Ten Books All Young Adults Should Read

A list of great books aimed at young adults.

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Reading is more than important; it is essential. If you are a YA author or a Young Adult then this reading list is for you. Each book has something different to offer, and all have things you can learn from. Whether you are looking for a greater understanding of sexuality, an exploration of friendship, or an immersion in magic, there is a book here for you. I have chosen books where serious issues are framed in understandable ways, often along with fantasy elements.

Simon vs. the Homo Sapiens Agenda by Becky Albertalli

Simon is 16, gay, and not exactly ready for the world to know. However, this is one of the most charming teen romances you’ll ever read. When one of Simon’s emails falls into the wrong hands he gives into blackmail. A funny, touching coming-of-age and coming out story unfolds. Prepare yourself to laugh, cry, and then laugh some more.

Aristotle and Dante Discover the Secrets of the Universe by Benjamin Alire Saenz

With a brother in prison, Ari lives in a state of anger. Dante is a know-it-all geek with a gentle soul. They boys have nothing in common, but form an unlikely friendship after meeting at the pool one hot summer day. Benjamin Alire Sáenz is a master at capturing the authentic voice of teenage boys, and in this novel about family, first love, and accepting oneself you will be in awe of Ari and Dante.

Carry On by Rainbow Rowell

Harry Potter fans will love this novel by Rainbow Rowell, which has all of the wit Rowell is known for, as well as a wizarding world just as cool as J.K. Rowling’s. Simon Snow is the one who appears to be one of the worst wizards at Watford School of Magicks. According to his evil nemesis Baz, who might actually have feelings for Simon underneath his ‘evil’ exterior.

Sugar Rush by Julie Burchill

Kim’s mum has run off with a toy boy, and now her dad says she has to leave her posh school and go to the local comprehensive. However, she is taken under the win of Maria Sweet, the Top Girl, otherwise known as Sugar. Kim and Sugar embark on a passionate affair. This is love for Kim, but does Sugar feel the same? This novel was shortlisted for the 2005 Booktrust Teenage Prize.

The Perks of Being a Wallflower by Stephen Chbosky

Charlie is a shy, introspective teenager, who prefers to look on from the sidelines. He has his own perspective on the high school world he sees around him, but Charlie can’t remain a ‘wallflower’ forever. Charlie documents his experiences through a distinctive narrative voice, and in the form of letters as he experiences first dates, family dramas, new friends, experimenting with sex and drugs, and ultimately embarking on a journey of self-discovery. This wistful novel perfectly captures the uncertainty and excitement of adolescence.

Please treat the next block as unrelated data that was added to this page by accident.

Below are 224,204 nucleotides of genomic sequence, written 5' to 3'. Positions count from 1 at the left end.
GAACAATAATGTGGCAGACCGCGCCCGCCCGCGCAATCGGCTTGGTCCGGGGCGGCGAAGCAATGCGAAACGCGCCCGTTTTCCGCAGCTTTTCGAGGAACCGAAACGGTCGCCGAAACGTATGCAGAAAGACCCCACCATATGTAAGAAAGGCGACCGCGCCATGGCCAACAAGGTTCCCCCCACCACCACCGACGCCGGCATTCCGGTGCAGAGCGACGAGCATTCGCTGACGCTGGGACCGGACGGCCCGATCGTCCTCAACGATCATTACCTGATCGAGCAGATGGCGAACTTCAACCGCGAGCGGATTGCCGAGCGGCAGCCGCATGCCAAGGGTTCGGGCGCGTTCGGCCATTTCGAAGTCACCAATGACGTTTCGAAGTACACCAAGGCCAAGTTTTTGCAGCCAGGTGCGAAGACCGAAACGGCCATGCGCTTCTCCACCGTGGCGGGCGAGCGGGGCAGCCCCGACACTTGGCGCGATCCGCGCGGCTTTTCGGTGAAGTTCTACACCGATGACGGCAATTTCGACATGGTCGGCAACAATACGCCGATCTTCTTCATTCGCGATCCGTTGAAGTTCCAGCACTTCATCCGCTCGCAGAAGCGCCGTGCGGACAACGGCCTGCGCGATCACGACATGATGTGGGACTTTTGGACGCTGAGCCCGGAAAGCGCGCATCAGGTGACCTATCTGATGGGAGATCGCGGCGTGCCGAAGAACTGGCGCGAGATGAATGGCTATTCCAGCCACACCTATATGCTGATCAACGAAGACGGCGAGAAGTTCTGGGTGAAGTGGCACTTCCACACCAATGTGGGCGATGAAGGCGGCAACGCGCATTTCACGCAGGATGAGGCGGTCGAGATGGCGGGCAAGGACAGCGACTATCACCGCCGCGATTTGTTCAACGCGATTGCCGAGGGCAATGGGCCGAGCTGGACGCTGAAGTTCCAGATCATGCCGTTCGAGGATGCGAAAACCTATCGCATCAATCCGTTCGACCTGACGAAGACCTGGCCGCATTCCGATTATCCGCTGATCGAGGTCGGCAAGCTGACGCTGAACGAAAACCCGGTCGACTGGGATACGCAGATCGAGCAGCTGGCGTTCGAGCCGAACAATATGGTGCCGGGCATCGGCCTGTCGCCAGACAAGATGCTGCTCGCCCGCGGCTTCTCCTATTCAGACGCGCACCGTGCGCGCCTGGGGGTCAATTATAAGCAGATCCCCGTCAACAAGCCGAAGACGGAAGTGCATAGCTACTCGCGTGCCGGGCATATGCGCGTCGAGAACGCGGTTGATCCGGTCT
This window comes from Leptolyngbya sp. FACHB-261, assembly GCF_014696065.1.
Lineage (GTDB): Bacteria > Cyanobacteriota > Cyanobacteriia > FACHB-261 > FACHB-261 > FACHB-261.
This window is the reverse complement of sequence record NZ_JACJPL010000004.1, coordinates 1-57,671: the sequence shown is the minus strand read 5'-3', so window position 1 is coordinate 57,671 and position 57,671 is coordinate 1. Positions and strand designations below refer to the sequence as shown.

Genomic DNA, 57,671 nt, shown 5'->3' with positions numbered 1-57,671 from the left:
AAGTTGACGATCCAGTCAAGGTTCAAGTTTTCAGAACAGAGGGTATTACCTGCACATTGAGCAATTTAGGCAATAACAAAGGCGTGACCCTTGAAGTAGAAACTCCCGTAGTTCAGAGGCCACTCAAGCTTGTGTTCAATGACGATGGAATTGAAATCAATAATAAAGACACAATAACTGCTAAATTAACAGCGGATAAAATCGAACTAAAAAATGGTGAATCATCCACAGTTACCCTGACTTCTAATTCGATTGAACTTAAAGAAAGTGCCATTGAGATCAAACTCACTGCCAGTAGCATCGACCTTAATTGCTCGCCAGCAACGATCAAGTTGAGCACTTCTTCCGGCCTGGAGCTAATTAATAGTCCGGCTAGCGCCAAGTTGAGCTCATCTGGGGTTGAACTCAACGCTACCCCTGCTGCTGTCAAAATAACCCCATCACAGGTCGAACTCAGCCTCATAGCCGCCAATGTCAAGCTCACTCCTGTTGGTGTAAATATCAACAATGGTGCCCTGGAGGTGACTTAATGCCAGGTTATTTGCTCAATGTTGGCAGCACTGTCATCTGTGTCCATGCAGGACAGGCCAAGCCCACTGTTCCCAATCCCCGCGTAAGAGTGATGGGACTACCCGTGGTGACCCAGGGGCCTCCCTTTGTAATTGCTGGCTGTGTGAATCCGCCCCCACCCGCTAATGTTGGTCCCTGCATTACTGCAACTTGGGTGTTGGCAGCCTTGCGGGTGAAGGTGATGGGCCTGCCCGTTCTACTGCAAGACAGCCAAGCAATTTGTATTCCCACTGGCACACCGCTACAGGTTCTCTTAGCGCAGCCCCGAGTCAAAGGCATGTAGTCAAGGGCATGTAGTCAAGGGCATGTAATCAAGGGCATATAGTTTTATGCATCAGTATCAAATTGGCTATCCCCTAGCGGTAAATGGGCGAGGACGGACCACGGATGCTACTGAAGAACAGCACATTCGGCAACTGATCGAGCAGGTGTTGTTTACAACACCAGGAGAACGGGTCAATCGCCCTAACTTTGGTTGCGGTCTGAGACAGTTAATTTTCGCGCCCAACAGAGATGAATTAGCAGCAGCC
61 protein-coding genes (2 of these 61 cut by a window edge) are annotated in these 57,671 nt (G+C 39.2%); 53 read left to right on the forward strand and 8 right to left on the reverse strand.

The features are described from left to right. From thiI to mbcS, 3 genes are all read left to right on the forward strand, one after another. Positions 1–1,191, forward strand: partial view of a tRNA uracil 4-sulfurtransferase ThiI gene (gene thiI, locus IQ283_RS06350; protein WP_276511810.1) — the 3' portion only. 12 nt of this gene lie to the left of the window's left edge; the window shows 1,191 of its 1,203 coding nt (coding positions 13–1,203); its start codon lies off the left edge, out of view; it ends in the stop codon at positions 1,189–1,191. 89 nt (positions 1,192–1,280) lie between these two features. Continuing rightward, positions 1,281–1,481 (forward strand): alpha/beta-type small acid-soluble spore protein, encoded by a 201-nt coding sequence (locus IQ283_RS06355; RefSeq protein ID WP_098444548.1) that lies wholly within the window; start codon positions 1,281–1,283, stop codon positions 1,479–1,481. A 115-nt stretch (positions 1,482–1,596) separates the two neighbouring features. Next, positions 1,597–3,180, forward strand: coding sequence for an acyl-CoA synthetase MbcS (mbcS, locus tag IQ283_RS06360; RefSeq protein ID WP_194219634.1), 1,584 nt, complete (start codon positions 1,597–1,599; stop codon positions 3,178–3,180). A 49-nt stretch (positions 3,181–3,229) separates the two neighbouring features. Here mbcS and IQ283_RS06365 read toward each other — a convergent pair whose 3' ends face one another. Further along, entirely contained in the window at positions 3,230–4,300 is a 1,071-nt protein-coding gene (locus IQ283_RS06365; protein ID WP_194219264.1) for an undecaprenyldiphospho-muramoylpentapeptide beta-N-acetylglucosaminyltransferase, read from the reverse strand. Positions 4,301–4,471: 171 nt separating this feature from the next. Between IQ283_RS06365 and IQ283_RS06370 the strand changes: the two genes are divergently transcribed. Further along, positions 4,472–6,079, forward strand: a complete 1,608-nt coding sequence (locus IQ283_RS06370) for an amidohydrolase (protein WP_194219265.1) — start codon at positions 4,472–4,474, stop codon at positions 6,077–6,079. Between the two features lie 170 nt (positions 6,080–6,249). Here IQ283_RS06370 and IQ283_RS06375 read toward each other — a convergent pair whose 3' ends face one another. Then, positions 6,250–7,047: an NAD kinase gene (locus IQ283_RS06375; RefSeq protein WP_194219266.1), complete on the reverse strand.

What is Gender? How Does It Define Us? And Other Big Questions for Kids by Juno Dawson

This is an informative, no-nonsense guide to looking at the concept of gender and the issues surrounding it. Looking at what exactly is gender, how is a person’s gender decided, and what the different genders are, Dawson explains what can sometimes be very complicated and emotional in a straightforward way. Discussion around the different issues is invited through ‘lightbulb’ moments throughout the book. This is a must-have for any young person interested in knowing more about what gender is really about.

Girl, 15, Charming but Insane by Sue Limb

Jess is a teenager with low confidence and low self-esteem. She spends her time gushing over the fabulously handsome Ben Jones, who is nothing but wrong for her. All the while she alienates Fred, who is the witty oddball who always makes her laugh. This novel is filled with classic stuff—the plot is distinctly familiar, but it is undeniably laugh-out-loud funny. It’s a riotous take on Jane Austen’s Emma, and is very contemporary.

Kiss by Jacqueline Wilson

Kiss considers the problems surrounding the difficulties encountered when childhood friendship develops into adolescent love. Sylvie and Carl are childhood friends, and still share a fantasy existence in Carl’s garden shed. Sylvie’s unconscious expectation has been that they will marry. However, moving to separate schools, and Carl’s growing friendship with Paul causes a rift. Sylvie is forced to revaluate the places of friendship and love in her life.

Boys Don’t Cry by Malorie Blackman

It’s A-level results day, and Dante is waiting for the postman, but a knock at the door brings an old girlfriend and some news that will change his plans forever. Then there is Adam, Dante’s brother, who is happy to be openly gay, but ultimately suffers from the intolerance of those around him. This novel is hard-hitting and deals with some real issues that face many teenagers.

Pretty Things by Sarra Manning

Brie is a high-maintenance teenage girl who spends most of her time thinking about make-up and designer labels, at least, when she isn’t dreaming that her gay best friend, Charlie, might fall in love with her. Charlie decides that the two of them are going to spend their summer at a drama workshop. This is where they cross paths with Walker, and Daisy. The four of them work together on a production of The Taming of the Shrew, and the drama and confusion soon spills into their own lives.

 

Each of these books frames the world as Young Adults see it from a different perspective, and there is much to be gained from all of them. I hope that at least one of these books sounds like it would resonate. Please do give some of them a read.

Kirsty Louise Farley is an English Lit graduate from Ramsgate, loves all things gothic, Pop Punk and walking her dog by the sea.

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